COSBY:   This is what he had to say. This is the Palestinian man. He made some comments just recently and he said he‘s also in love with your sister.  This is what he had to say.      And in the comment, we don‘t have it queued up, but in the comment he says we love the same things, the same songs. We have similar dreams. I fell in love with her.  What do you think about the relationship? I know she just turned 17 today. 

LESTER: This thing is, if you loved her so much, then why did you have to sneak her and hide this?

COSBY:   What do you think of myspace? What would you want to say to and also, to that man?

LESTER: That this needs to be regulated.  These parents and myspace need to keep these kids safe because if it happen to us, it will happen to anyone. 

COSBY:   It‘s a very important message and Catherine, we thank you very much for being here, the sister of Mary Lester who went over to Jordan after meeting someone online. 

And now, who is to blame for stories like this where teens travel halfway across the world to connect with a stranger that they met online?  Do we blame myspace or do we blame the parents? Let‘s bring in the legal experts, victims‘ rights advocates Gloria Allred and also defense attorney Rebecca Rose Woodland.  Gloria, what do you make of the story first of all of the 16-year-old, meets a man online, now is in love.  The family had no idea?

GLORIA ALLRED, VICTIMS‘ RIGHTS ADVOCATE: Exactly Rita and apparently, the young man, who is 20-years-old, is reportedly, at least according to the Associated Press, a high school dropout spends about 10 hours a day on the Internet.  But they both love music and he thinks she‘s pure and apparently wants to be married to her.  I don‘t know what kind of life they‘re going to have if they do decide to have a life together when he‘s a high school dropout even though he works in his dad‘s business delivering goods, but this is a dangerous situation because we don‘t know what she would have encountered if she had gone over there.  He said that she wanted to convert to Islam.  We don‘t know whether that‘s true or not.  We don‘t know whether she would have even fit in the culture over there or wanted to stay there or what his intentions were.  He said she would have slept in his sister‘s bedroom.  How do we know that that‘s really true?  We don‘t know one way or the other.  I think the parents have to take responsibility. has to take responsibility because they know that sexual predators are going to go on there looking for young people.  And because they know that, they have to make some restrictions and requirements, such as they are doing today.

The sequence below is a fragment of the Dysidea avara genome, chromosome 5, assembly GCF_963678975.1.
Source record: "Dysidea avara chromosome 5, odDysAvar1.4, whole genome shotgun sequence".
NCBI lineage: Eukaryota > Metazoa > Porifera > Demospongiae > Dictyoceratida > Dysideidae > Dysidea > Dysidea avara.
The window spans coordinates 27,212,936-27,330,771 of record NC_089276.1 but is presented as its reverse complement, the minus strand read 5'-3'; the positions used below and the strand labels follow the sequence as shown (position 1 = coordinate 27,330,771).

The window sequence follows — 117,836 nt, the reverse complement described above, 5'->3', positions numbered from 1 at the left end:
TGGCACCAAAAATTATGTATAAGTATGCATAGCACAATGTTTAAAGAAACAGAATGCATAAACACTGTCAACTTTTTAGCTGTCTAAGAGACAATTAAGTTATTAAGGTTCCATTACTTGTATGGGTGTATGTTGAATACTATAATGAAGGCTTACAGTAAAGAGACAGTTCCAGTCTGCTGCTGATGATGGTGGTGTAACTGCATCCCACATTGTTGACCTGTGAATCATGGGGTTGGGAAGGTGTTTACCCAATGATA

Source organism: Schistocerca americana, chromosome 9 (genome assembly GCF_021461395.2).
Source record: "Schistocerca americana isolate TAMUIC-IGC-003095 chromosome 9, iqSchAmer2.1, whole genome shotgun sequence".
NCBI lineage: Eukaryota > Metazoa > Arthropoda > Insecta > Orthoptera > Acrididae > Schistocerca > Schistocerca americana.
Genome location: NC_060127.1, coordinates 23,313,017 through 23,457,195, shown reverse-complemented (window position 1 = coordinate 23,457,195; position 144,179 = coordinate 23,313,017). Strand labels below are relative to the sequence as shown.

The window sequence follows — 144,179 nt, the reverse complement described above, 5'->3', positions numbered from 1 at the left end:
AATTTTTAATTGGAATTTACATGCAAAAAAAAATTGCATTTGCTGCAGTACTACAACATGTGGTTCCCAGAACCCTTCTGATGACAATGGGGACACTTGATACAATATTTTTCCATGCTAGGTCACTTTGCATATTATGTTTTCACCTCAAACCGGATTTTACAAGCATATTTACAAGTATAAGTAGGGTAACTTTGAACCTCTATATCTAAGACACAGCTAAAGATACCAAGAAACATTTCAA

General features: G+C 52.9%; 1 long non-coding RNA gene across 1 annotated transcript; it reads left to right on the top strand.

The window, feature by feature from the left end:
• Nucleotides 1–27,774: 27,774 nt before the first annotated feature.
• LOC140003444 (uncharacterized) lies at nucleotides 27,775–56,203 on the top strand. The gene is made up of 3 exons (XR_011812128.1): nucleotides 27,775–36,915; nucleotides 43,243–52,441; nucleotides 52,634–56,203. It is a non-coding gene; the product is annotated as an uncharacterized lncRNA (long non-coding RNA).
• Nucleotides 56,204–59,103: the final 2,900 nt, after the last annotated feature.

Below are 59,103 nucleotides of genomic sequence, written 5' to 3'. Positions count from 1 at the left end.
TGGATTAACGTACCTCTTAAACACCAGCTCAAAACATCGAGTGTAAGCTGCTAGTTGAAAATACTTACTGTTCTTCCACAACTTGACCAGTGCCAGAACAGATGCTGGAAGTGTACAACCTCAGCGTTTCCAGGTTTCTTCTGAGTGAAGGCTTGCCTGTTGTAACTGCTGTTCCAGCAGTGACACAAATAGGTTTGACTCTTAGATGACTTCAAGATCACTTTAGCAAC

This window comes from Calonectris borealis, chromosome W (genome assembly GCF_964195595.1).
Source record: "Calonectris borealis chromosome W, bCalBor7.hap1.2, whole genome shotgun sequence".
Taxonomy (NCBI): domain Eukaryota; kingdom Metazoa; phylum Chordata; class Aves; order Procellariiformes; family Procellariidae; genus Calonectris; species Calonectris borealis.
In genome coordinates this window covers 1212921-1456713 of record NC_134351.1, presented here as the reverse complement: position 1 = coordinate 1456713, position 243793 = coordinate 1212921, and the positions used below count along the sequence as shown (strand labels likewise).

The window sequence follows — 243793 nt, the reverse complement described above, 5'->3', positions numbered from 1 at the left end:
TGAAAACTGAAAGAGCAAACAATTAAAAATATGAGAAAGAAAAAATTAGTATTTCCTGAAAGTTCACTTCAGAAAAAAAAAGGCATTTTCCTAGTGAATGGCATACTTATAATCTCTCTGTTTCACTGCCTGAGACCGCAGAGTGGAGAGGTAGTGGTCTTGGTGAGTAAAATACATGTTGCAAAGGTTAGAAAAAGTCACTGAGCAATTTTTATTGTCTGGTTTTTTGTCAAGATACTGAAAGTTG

COSBY: Right. 

ALRED: And parents need to get involved as well. 

COSBY:  Rebecca, who is to blame here? When you look officially at this particular case?

REBECCA ROSE WOODLAND, DEFENSE ATTORNEY: Rita, we have to say myspace creates a situation where they know that there are young children, young individuals on their Web site. But the parents have to monitor, they have to monitor their children.  They have to go in and say, we‘re aware that this is a problem.  MySpace has to definitely set regulations, but the parents have to go in and say, what are you doing tonight.  Who are you talking to? Who are your friends? Where are you going? It doesn‘t have to be an interrogation.  It has to be a communication with your child. 

COSBY:  And Rebecca, let me show you the numbers because this is pretty astounding.  An estimated 87 million user on myspace.  More than 20 million are registered as minors.  These are just the ones that we know about Rebecca. 

WOODLAND: 87 million.  Now, there are sexual predators. There are rules and regulations when they come out of jail. They have to be registered, some states you can‘t live in a certain distance away from a school.  But on the Internet, they are in your child‘s, so to speak, bedroom.  I mean, it‘s a very serious situation and everyone has to be aware of how dangerous this can be. I mean this poor man that just lost his daughter.  That‘s tragic. 

COSBY:  What do you think is in store Rebecca?  Gloria brings up a good point.  How do we know that this guy wasn‘t going to rape her or do something horrible when she got over to sleep in the sister‘s bedroom. 

WOODLAND: How do we know his story is even accurate or true?  How do we know anything? I mean the child is 17-years-old.  Is she emotionally able to make a commitment to someone she doesn‘t even know other than online? She‘s never spent time with him.  She‘s never even met him in person. 

ALLRED: I think that‘s one of the reasons we have to also educate the young people because the truth is, parents are not going to sit with their kids every night and figure out what their kids are doing on the Internet.  It would be great if they could.  But it‘s just often not the reality.  Often parents are working two or three jobs and they are not able to do that.  So, we‘re going to have to teach children about the risks, about the dangers in this brave new world out there and understand that this is a real risk that they may be involved with and how to be careful about those risks.